Five per cent of prostatitis cases are bacterial in origin and responsive to antibiotics. In the 95 per cent of cases that are non-bacterial, GPs still use antibiotics and anti-inflammatories as a first resort. They have no second resort. Some men find that a month's course of Ciproxin relieves their symptoms, but many are disappointed. One problem is that the prostate is sheathed in a protective shell, which antibiotics can't easily penetrate.

As well as the physical effects, chronic prostatitis comes as a hefty psychological blow. Suddenly you feel mortal, fragile, old. Reading the accounts of other sufferers in a newsgroup such as sci.med.prostate.prostatitis gives you permission to feel pain and anxiety and other natural feelings that are regarded as unmanly. Learning about other men's experiences of the illness makes you feel less alone and less of a wimp.

Prostatitis is, figuratively and literally, a pain in the arse. It isn't life-threatening, but it can be life-changing. The good news is that, contrary to what your doctor may tell you, antibiotics are not your only resource. Sitz baths are reported to improve circulation and ease discomfort. And a recent medical trial concluded that regular ejaculation causes contractions that soothe the symptoms. I know what you're thinking. Trust men to develop a disease cured by masturbation and lying in the bath. Alas, it's not that simple. Some men say they avoid masturbation because it makes their symptoms worse. Nobody really knows what causes or cures prostatitis.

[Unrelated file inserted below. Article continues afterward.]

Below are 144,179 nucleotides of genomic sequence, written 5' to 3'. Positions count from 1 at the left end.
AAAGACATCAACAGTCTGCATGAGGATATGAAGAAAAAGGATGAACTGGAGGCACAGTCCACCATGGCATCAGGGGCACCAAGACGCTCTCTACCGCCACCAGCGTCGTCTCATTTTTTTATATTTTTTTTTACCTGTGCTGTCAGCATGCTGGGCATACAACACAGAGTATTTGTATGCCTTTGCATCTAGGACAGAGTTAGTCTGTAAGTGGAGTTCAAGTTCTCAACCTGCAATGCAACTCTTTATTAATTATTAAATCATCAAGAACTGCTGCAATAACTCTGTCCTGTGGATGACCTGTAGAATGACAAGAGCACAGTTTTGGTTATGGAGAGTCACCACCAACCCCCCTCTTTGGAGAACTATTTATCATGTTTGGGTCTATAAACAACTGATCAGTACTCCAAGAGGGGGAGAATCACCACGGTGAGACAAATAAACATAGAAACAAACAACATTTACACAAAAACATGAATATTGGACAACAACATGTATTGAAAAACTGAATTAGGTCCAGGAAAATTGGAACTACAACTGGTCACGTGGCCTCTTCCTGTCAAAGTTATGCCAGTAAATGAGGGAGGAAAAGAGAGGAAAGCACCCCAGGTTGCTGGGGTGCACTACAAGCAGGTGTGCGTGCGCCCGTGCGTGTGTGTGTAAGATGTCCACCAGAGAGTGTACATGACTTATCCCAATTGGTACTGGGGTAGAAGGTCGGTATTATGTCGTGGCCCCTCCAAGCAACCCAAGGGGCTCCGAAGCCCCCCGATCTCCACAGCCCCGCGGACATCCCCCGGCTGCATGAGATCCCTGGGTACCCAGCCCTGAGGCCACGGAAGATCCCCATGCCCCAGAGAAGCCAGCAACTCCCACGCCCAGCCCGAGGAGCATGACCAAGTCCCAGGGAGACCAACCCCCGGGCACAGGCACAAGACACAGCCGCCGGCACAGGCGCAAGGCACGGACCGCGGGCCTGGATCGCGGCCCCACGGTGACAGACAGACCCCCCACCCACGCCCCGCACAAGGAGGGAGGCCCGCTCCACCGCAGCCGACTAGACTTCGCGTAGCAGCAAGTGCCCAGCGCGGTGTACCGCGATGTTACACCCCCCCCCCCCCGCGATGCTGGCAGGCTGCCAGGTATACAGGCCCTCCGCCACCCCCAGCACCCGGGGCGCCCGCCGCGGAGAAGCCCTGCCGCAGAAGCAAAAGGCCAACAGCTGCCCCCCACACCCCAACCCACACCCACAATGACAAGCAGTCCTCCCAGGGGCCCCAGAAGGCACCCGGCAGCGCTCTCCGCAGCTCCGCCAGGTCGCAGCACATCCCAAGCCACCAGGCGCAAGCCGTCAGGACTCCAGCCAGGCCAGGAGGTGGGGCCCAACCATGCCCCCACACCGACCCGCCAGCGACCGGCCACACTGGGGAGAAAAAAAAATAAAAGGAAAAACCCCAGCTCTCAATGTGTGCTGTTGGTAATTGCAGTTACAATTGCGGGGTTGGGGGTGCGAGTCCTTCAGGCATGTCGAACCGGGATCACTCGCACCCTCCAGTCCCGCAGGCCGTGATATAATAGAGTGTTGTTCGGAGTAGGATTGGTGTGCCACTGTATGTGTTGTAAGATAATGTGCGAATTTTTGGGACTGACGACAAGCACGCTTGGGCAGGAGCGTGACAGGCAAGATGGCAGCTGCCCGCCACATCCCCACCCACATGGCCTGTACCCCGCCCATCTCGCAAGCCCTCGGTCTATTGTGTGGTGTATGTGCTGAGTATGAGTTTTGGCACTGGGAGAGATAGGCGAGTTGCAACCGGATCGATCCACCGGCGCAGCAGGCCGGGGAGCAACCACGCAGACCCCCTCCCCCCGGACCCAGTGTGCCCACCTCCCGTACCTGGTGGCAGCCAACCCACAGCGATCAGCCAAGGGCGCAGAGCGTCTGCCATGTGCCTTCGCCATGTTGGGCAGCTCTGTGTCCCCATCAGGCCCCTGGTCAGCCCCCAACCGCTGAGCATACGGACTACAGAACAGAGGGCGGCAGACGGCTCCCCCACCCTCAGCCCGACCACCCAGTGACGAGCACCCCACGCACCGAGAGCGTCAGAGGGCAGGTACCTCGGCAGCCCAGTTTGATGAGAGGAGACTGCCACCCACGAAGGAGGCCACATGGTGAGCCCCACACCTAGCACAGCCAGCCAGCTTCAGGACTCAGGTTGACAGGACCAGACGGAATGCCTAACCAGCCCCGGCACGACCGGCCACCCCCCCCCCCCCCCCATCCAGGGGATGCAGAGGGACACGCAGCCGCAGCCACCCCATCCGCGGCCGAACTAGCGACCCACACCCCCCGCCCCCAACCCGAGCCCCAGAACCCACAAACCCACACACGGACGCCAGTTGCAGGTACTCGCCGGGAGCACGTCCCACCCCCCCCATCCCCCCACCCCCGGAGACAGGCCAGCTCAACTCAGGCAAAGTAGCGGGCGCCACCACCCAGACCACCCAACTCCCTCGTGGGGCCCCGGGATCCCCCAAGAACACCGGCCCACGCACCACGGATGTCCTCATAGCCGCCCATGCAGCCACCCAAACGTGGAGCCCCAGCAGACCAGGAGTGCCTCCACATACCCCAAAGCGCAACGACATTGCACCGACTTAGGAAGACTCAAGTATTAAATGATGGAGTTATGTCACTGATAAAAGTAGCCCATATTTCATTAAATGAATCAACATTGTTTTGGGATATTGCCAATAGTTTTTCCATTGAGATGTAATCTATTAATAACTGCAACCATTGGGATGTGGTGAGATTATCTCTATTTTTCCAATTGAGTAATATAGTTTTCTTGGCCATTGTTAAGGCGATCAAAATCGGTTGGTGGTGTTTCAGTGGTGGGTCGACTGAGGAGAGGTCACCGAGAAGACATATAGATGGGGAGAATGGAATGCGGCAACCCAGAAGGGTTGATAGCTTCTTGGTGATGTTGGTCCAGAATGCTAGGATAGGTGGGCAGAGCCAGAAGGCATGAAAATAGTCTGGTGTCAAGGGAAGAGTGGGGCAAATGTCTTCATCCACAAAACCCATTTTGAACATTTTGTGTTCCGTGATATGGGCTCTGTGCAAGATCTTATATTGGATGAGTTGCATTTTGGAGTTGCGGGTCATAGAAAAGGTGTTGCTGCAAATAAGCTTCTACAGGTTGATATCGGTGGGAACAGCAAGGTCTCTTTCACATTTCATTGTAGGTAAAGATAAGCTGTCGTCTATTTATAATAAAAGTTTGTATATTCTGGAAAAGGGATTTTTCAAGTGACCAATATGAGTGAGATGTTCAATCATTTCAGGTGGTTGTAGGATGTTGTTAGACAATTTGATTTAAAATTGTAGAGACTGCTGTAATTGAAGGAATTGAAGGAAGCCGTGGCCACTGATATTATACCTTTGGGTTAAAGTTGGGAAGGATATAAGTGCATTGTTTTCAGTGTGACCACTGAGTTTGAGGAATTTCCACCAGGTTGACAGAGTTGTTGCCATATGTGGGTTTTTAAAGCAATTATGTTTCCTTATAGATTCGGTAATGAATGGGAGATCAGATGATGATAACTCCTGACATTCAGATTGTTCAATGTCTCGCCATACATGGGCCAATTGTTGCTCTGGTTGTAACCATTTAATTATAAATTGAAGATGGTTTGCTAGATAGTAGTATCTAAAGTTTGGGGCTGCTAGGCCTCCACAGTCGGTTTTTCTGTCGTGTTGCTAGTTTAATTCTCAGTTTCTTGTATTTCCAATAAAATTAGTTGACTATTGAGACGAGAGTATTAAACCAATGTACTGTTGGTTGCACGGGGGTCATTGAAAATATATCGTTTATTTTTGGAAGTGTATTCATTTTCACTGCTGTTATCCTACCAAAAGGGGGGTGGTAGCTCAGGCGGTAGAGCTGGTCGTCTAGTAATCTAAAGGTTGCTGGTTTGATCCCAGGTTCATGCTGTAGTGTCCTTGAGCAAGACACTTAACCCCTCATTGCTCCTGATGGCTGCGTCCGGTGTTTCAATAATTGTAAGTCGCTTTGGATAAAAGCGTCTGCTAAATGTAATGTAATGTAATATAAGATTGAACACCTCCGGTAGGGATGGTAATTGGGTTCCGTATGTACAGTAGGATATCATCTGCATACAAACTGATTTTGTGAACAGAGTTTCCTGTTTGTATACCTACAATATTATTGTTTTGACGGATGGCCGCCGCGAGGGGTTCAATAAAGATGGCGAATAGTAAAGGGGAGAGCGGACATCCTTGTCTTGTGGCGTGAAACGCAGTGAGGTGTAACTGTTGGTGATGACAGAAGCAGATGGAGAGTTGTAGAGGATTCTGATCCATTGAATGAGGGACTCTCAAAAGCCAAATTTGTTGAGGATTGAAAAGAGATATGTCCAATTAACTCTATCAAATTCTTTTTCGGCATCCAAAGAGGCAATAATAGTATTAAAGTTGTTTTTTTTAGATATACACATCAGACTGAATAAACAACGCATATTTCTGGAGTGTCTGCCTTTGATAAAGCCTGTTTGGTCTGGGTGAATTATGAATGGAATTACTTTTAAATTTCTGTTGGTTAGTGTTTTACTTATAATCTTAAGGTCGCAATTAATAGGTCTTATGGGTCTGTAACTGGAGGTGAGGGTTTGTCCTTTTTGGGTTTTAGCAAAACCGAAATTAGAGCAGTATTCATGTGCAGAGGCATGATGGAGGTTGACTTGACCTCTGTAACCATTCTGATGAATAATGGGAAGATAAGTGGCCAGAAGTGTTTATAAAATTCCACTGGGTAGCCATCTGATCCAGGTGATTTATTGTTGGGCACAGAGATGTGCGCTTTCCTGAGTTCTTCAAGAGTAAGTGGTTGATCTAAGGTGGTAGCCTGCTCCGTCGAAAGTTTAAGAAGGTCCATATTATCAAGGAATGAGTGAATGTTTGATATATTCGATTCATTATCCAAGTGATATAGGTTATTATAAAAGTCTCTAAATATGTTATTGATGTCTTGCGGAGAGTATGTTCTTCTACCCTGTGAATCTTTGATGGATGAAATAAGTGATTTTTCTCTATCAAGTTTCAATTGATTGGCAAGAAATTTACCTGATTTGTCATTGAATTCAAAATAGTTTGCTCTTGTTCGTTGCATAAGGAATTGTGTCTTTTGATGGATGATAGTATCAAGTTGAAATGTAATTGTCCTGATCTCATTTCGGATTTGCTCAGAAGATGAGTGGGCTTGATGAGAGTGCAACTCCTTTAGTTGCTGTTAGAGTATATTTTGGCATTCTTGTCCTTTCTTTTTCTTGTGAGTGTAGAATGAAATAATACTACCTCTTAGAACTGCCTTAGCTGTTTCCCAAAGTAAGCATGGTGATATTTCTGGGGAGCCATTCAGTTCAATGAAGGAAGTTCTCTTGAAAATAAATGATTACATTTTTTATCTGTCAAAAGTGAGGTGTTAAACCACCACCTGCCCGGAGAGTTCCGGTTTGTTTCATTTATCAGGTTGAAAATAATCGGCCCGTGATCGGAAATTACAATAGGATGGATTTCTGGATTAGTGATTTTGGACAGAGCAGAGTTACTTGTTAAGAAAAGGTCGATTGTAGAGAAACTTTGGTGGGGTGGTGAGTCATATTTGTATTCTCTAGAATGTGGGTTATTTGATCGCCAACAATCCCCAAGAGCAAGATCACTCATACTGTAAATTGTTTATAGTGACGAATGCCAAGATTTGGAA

Diet can be crucial for maintaining or restoring prostate health. Avoid spicy foods, chocolate, alcohol and caffeine, which are irritants. There is a long list of foods, herbs and supplements that sufferers have found helpful: broccoli, lycopene (found in tomatoes), saw palmetto, quercetin, pygeum extract, zinc, pumpkin-seed oil, flax-seed oil, beta carotene, selenium, nettle-leaf tea. There are various prostate supplements (typically costing £7–10 for a month's supply) containing a combination of those ingredients. Some men find them useful.

There is no magic solution to prostatitis that suits everyone. Illness is a prison, but there's the prospect of early release for good behaviour.